unmanageable number of cases going to trial because offenders will no
longer have an incentive to plead guilty.
It is tempting to believe harsher sentences might prevent offenders from
slipping through the system, but when seasoned prosecutors say otherwise,
politicians and the public should listen. These are difficult cases to
prosecute; replacing a range of penalties with mandatory sentencing is
only likely to increase the difficulty of obtaining convictions. Without
increased disclosure, without additional cases being prosecuted and more
success in gaining convictions, it is hard to see that tougher sentencing
laws are actually tough on crime.
Changing the Texas criminal code should not be based on the emotional
devastation of a family that lost a beloved child, or the urging of a talk
show host. Those who wish to benefit victims of childhood sexual offense
need to look beyond the quick fix of unrealistically harsh sentences. They
add little to the ability to prevent these horrific crimes.
(source: Editorial, Houston Chronicle, Feb. 4)
On Law and Justice
The Pacifica Board is also concerned about violence at homeincluding
police brutality and the death penalty.
In Georgia, an innocent Black man could soon be executed. The Pacifica
Board has resolved to report on Troy Anthony Davis. In 1991, a jury
convicted Davis for the 1989 killing of a white police officer. 15 people
testified against him at trial. Afterwards, 13 of these witnesses recanted
their testimony. Some admitted that they perjured themselves because of
police pressure, and some actually identified another man as the killer.
But the courts still want Davis executed.
Pacifica is calling on its listeners to stop wrongful executions and call
Troy Davis' sister, Martina Correia, at (912) 484-0344 to support his last
appeal. The Pacifica National Board also supports the demand by many
organizations and community activists nationwide for an end to police
There are many examples, including 2 recent extreme cases. In late 2006,
Sean Bell, an innocent and unarmed African American male, was killed in a
barrage of 50 bullets fired by 5 New York City police officers. 2 of his
friends, also African American and unarmed, almost died. In the same week,
Kathryn Johnston, a 92-year-old African American grandmother, was killed
by police in Atlanta in a botched drug raid.
The Pacifica Board condemns these and other police killings, and the
harassment of all those who have been victimized by police brutality.
Joining Congress members Cynthia McKinney and John Conyers, the Board
demands that Congress hold hearings on the state of U.S. law enforcement
agencies' use of force and deadly force against Black, Latinos and other
communities of color.
The complete texts of these motions can be found on Pacificas national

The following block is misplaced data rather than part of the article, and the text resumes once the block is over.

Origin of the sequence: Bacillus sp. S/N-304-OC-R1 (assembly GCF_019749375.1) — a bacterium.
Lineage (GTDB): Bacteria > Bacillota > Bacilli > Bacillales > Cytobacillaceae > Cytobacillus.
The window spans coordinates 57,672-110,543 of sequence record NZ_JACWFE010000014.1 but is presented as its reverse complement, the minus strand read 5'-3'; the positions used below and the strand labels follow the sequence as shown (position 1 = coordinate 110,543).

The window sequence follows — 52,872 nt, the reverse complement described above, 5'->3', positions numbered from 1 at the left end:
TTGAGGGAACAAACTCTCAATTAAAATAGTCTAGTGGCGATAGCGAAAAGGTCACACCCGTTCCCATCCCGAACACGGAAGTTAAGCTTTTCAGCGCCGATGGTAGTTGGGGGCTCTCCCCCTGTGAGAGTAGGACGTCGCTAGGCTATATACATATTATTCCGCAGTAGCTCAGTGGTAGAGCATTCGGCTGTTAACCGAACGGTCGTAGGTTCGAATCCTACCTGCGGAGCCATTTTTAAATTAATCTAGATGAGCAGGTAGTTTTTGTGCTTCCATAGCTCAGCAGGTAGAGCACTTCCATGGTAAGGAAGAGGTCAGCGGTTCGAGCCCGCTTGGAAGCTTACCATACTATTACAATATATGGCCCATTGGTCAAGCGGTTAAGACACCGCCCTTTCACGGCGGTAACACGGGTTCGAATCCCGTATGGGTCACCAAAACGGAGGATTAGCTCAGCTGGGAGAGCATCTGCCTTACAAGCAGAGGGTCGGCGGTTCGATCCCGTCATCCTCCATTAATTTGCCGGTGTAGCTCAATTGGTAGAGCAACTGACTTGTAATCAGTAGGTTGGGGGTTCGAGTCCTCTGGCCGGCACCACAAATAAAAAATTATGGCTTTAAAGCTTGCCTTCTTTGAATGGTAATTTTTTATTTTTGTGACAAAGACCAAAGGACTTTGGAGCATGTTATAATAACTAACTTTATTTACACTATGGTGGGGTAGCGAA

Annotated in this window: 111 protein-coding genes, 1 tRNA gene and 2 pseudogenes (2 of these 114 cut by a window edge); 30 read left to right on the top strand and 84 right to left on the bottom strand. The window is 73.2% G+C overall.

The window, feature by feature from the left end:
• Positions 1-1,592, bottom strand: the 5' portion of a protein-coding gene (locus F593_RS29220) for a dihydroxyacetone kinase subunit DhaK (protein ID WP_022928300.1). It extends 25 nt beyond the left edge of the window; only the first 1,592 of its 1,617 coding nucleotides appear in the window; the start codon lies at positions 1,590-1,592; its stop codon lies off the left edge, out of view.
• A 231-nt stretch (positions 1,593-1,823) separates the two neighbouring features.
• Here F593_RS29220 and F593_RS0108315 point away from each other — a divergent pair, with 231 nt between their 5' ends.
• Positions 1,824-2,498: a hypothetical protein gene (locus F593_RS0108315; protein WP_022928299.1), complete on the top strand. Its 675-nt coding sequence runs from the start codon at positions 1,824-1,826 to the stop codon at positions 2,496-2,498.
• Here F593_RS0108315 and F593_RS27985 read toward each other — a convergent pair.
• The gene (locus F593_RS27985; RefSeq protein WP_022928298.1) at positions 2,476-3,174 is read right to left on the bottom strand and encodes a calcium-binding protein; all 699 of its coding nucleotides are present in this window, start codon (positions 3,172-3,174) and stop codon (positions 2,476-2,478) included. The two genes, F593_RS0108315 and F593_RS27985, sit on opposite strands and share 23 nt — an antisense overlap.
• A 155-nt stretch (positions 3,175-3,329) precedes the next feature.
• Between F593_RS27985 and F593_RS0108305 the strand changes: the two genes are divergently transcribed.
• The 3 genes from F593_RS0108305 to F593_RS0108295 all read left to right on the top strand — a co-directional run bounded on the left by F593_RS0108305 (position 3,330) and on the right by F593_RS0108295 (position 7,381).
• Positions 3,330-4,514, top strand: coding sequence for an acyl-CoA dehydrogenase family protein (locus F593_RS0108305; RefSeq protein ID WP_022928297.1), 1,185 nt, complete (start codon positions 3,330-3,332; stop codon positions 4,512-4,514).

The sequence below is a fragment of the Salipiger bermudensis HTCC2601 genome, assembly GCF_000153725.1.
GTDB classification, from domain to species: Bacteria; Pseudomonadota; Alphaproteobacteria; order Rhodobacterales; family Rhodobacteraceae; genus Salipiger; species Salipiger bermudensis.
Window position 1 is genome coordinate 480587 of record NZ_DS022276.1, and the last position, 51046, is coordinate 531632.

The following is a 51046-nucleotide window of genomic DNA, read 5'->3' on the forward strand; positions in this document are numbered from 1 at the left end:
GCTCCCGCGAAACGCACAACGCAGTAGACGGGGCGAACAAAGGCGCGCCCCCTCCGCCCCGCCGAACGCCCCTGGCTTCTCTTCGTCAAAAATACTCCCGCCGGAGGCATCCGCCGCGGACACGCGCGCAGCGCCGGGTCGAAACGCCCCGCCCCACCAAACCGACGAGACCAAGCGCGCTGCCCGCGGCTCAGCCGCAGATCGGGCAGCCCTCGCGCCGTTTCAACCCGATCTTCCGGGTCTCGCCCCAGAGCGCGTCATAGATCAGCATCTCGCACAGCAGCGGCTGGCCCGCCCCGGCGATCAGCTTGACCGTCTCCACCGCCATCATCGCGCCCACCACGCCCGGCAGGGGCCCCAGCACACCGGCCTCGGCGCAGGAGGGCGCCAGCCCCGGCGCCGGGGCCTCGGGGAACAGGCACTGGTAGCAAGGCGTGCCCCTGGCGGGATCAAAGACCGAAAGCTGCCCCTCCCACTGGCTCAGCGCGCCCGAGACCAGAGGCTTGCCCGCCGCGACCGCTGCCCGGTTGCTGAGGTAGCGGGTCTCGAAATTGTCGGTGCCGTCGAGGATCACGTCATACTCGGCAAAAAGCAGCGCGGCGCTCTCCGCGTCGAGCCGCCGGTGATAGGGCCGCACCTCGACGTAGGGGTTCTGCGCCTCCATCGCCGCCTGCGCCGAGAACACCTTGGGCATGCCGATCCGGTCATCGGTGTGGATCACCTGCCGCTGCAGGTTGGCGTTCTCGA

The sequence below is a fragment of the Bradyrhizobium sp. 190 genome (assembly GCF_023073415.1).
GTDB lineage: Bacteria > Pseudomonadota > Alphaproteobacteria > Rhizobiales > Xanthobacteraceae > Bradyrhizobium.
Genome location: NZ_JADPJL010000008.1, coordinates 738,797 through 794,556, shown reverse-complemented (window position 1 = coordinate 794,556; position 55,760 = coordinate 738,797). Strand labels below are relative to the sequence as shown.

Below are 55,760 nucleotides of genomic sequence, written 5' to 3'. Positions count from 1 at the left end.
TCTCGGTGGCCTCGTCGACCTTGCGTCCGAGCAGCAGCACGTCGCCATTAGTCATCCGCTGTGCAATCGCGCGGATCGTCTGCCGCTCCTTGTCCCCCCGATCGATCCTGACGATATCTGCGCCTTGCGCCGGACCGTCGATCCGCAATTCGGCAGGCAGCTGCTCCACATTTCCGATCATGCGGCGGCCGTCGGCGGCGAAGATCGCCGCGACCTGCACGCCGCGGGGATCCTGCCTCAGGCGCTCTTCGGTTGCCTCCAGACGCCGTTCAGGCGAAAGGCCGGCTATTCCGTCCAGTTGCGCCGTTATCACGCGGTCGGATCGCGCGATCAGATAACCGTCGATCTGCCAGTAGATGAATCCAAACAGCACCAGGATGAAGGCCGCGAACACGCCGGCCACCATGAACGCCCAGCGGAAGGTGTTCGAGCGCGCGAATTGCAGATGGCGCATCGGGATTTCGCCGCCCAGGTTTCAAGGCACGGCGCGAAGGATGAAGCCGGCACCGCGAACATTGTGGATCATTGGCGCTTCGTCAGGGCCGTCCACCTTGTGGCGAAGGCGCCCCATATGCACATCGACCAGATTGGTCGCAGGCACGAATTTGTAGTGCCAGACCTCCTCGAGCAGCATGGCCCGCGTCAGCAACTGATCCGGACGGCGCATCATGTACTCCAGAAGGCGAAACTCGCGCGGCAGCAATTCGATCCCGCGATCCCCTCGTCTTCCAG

website: www.Pacifica.org. This commentary will be aired on all Pacifica
stations. We urge you to learn more and do whatever you can to make a
(source: Pacifica Radio, founded in 1949 by pacifist Lewis Hill, was the
first listener-sponsored radio network in the country. It operates
stations KPFA-FM in Berkeley, KPFK-FM in Los Angeles, KPFT-FM in Houston,
WBAI-FM in New York, and WPFW-FM in Washington, DC, and has more than 100
The Western states, and California in particular, have been home and
hunting ground to dozens of repeat murderers.
New England, on the other hand, has harbored relatively few.
A recently released study led by University of Connecticut Professor
Emeritus Jim DeFronzo seeks to explain the geographic contrast. Focusing
on 151 male serial killers active from 1970 to 1992, researchers found
that the states that spawned these killers and the states where they
killed most of their victims had greater percentages of city dwellers,
divorced people and people living alone.
"There are these social isolation factors that are higher in the West,"
DeFronzo said. "It affects both the vulnerability of victims and the
relative social isolation of potential perpetrators."
The study also linked serial killing demographics to unemployment, the
ratio of state-sanctioned executions to illegal homicides and the
classification of a killer's home state as Southern.
Connecticut was 30th in a ranking of states based on where serial killers
most often sated their blood lust. The Northeast, including New England,
was the least likely region for serial killings in the 22-year study
period, while the West ranked highest, followed by the South and the
"Experts traditionally have used psychiatric analyses to understand male
serial killer activity, but the approach has not been able to explain the
considerable geographic differences that exist with serial killings,"
DeFronzo wrote in a press release explaining the study. "This appears to
be the 1st study to show that both cultural and social structural factors
play a role in serial killings."
In a recent interview, the 60-year-old researcher said he has taught